At the second funeral, two British army corporals drive into the cortege and are surrounded by the crowd who drag them out of the car and into Casement Park.  Some time is given over to describing the events in their gory detail and the people are depicted as savages.  Through the interviews of RUC officers and one witness, the crowd is described as animalistic and as descending on the car like ants.  These are not the acts of human beings, but rather of savages.

Of course there is a context, which was the killing of three IRA members in Gibraltar the savagery of which is glossed over and also that of Stone, whose murders were so shocking that initially loyalists were not queuing up to claim him as one of their own, that would come later.  The reaction to the murders was one of calm if the RUC interviewees are to be believed, though one British soldier disputes that.  The balance to what would come is given by an interview with a loyalist who talks of jumping with delight at the news.  So when the crowd pull the corporals out it is just an animalistic act.  It was not the logical result of the tension and fear and the precedent set three days previously by Stone.  It was of course the mourners who pulled them out, just as it was mainly ordinary mourners who chased Stone, this fact is overlooked as it was the IRA that killed them, the mourners who pulled the corporals out of the car, showed the same or similar courage to the mourners who chased Stone.  It is of course true that the IRA and not the mourners pulled the trigger and a more political organisation might have presented them to the media at a later date, rather than killing them, though given the period people had gone through, such a course of action would have required not only the politics the provos were lacking but a calm and coldness that few people possess.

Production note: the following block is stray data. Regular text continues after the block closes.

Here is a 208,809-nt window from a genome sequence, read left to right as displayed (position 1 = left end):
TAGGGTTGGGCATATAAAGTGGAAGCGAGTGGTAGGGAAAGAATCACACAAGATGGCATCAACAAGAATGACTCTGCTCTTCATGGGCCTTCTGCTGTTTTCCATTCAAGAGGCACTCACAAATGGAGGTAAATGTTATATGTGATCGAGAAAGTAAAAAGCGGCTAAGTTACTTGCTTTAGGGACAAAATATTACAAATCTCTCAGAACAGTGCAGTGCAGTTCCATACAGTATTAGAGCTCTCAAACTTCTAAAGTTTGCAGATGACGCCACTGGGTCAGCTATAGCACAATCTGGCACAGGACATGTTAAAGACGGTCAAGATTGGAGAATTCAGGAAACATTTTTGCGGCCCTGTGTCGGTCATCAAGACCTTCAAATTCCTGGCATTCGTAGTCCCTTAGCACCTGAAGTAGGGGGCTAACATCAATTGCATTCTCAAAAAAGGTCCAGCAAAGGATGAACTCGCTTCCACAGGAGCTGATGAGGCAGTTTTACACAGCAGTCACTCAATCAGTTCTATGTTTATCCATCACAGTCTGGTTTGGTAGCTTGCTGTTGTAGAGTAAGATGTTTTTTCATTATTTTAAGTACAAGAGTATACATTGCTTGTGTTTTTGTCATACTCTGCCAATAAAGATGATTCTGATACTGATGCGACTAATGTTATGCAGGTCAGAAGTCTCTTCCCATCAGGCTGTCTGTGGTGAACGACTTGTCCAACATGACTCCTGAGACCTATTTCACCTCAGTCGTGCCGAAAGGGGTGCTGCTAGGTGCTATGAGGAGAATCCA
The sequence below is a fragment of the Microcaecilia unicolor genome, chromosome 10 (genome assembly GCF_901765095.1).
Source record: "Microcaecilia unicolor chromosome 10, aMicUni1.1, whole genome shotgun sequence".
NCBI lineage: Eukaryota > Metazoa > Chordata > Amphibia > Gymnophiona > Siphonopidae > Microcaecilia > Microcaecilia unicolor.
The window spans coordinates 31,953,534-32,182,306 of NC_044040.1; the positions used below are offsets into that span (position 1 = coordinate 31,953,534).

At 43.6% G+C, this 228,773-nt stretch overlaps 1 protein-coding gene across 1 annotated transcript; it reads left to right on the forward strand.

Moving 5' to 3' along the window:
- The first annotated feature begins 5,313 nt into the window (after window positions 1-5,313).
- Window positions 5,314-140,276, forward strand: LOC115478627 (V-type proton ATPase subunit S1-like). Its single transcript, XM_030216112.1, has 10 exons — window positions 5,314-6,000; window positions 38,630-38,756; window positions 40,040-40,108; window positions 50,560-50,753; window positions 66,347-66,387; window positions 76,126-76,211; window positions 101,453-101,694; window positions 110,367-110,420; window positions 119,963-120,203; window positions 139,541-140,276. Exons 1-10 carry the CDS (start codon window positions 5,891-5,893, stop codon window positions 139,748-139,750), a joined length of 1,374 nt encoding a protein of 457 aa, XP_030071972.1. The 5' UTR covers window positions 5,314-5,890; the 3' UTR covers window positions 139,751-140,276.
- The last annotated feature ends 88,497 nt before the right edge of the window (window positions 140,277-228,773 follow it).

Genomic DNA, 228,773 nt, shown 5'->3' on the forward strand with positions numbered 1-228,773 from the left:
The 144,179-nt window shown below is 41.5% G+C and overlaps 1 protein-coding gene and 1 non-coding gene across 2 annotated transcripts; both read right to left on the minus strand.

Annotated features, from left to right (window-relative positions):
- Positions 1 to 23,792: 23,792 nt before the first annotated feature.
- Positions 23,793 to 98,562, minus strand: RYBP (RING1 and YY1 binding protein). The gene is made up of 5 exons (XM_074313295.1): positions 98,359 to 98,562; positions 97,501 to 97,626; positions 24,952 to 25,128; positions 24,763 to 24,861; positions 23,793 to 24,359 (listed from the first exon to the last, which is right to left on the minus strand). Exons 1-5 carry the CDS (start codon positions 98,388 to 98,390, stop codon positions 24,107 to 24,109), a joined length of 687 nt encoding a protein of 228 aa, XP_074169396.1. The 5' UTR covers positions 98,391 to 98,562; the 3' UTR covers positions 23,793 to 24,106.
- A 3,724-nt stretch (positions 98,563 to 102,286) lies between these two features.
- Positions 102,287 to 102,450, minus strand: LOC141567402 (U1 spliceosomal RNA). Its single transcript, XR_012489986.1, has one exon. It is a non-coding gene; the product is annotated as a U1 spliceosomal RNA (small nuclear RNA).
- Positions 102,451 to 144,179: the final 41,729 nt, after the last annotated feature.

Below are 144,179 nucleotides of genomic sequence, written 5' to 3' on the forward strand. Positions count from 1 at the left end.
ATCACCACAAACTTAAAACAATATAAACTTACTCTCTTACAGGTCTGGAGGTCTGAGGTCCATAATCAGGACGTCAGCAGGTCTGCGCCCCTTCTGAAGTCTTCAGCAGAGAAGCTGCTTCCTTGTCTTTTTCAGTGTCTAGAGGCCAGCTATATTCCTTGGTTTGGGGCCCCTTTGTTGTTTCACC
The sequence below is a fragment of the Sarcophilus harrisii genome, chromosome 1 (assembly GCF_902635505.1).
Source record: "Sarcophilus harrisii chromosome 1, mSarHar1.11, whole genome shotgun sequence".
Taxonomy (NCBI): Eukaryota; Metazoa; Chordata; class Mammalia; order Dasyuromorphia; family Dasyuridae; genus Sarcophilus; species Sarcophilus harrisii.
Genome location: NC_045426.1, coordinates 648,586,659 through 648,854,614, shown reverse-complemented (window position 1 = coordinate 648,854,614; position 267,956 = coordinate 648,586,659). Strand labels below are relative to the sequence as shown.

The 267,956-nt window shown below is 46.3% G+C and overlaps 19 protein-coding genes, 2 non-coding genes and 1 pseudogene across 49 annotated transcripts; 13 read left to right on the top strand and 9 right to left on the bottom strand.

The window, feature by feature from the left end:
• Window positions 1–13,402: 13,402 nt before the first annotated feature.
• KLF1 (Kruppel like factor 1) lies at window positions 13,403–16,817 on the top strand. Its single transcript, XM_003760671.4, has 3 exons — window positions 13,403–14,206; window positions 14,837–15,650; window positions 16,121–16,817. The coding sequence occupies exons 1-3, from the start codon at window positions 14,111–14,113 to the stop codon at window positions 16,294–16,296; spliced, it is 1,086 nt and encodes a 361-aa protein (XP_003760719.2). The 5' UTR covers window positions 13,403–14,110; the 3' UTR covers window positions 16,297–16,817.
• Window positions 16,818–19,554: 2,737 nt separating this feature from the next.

Why they were there is never answered, though the RUC officer is quite clear that they would have known the area was off limits and would have been reminded of this leaving the barracks.  There is no question that there is little doubt they were up to no good, though once again the tale of the experienced officer showing the newbie around is revived and their “restraint” in not shooting everyone is because they were afraid of prosecution after the events, an unlikely scenario given the history of British soldiers murdering civilians and getting away with it.

The documentary finishes with another act of “balance” a loyalist is asked what would have happened had republicans driven into a loyalist funeral.  We are left in no doubt and the loyalist says as much that the same would have happened, i.e. savagery would have broken out again amongst the Irish.

The documentary is disappointing, despite its obvious access to the IRA, loyalists and the RUC, it does not ask key questions and sticks to a narrative, now legitimated by the Peace Process of two tribes of savages being kept apart by the civilised state.  Of course, the events lend themselves to that narrative very easily, but only if you ignore the context, the history of attacks on funerals, the nature of loyalism etc and the nature of the original killings in Gibraltar.  The documentary fails on all of these points and on that basis fails also in the interviews with those who lived through the events.  Though many of them include very poignant moments, in the end they are cheapened by the overriding narrative and are turned into a type of grief porn for the curious.